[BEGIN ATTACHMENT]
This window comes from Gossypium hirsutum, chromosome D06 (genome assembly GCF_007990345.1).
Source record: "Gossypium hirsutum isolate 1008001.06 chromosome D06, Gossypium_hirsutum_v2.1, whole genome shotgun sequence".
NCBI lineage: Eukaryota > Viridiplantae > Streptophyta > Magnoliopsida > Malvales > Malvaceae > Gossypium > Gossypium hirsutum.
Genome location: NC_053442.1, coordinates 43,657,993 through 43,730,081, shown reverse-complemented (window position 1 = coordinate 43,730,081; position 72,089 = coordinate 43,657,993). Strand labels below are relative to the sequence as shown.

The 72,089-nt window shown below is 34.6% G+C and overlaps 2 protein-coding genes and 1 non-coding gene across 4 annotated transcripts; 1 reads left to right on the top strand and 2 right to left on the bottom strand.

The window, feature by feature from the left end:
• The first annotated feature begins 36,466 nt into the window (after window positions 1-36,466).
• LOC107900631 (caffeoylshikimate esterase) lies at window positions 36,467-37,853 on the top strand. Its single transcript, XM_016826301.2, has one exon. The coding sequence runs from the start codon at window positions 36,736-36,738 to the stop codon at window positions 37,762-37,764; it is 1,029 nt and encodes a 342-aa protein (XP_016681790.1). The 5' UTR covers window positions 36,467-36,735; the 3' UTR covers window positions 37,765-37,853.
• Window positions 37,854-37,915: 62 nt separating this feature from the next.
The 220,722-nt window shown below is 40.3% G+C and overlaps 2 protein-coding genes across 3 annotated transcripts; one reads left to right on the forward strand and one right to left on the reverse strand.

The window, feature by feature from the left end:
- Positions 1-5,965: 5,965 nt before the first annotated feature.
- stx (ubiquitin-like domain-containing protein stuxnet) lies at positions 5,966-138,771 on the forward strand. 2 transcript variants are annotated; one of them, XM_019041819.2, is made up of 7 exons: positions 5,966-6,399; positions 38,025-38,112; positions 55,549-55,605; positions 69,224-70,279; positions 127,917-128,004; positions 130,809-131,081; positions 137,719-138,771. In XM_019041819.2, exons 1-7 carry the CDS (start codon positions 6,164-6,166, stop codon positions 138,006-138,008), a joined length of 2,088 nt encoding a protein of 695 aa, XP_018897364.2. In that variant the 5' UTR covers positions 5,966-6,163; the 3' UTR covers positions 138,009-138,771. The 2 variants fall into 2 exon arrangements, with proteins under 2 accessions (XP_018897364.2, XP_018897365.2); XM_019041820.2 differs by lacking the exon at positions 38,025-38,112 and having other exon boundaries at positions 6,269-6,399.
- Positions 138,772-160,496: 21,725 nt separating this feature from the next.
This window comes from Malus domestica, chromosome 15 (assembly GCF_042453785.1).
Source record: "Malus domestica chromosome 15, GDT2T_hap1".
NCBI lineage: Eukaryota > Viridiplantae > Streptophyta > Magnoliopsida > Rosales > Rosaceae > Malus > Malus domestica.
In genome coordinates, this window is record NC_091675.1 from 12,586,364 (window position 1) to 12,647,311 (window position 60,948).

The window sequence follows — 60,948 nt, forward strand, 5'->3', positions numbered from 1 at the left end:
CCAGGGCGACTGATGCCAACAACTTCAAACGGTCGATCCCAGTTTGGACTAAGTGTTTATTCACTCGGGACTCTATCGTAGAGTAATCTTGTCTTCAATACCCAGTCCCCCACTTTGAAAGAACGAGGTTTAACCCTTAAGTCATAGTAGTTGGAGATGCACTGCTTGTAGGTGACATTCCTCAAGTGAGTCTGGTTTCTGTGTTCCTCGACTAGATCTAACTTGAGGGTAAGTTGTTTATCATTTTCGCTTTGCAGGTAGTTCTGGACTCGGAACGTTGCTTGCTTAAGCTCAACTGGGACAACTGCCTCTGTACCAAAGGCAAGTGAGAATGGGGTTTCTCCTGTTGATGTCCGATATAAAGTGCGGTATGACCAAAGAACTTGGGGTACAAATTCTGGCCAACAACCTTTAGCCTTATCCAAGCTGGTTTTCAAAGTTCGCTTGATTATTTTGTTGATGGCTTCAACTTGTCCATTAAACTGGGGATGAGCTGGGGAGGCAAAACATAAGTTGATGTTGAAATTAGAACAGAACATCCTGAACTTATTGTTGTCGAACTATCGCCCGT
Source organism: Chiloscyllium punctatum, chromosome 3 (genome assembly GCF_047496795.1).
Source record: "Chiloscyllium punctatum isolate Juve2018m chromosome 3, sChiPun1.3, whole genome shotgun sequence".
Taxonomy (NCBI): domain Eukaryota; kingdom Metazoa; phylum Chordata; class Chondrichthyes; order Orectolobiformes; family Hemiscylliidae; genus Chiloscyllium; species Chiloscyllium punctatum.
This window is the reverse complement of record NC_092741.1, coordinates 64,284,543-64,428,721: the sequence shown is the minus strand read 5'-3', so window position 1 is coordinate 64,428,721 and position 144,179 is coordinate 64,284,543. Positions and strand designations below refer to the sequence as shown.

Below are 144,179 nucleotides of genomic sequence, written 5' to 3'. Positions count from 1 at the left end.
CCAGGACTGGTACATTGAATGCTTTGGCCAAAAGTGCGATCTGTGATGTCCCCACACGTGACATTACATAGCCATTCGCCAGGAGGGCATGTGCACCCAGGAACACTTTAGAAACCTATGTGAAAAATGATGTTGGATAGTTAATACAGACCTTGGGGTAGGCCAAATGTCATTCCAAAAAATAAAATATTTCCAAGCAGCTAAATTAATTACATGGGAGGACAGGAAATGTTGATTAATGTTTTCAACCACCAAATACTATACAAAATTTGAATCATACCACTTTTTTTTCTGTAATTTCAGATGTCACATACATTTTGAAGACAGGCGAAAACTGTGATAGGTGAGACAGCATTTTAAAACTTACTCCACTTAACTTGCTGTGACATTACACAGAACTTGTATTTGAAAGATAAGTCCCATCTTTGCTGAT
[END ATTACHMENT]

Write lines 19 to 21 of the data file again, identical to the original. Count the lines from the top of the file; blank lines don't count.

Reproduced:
The window sequence follows — 60,948 nt, forward strand, 5'->3', positions numbered from 1 at the left end:
CCAGGGCGACTGATGCCAACAACTTCAAACGGTCGATCCCAGTTTGGACTAAGTGTTTATTCACTCGGGACTCTATCGTAGAGTAATCTTGTCTTCAATACCCAGTCCCCCACTTTGAAAGAACGAGGTTTAACCCTTAAGTCATAGTAGTTGGAGATGCACTGCTTGTAGGTGACATTCCTCAAGTGAGTCTGGTTTCTGTGTTCCTCGACTAGATCTAACTTGAGGGTAAGTTGTTTATCATTTTCGCTTTGCAGGTAGTTCTGGACTCGGAACGTTGCTTGCTTAAGCTCAACTGGGACAACTGCCTCTGTACCAAAGGCAAGTGAGAATGGGGTTTCTCCTGTTGATGTCCGATATAAAGTGCGGTATGACCAAAGAACTTGGGGTACAAATTCTGGCCAACAACCTTTAGCCTTATCCAAGCTGGTTTTCAAAGTTCGCTTGATTATTTTGTTGATGGCTTCAACTTGTCCATTAAACTGGGGATGAGCTGGGGAGGCAAAACATAAGTTGATGTTGAAATTAGAACAGAACATCCTGAACTTATTGTTGTCGAACTATCGCCCGT
Source organism: Chiloscyllium punctatum, chromosome 3 (genome assembly GCF_047496795.1).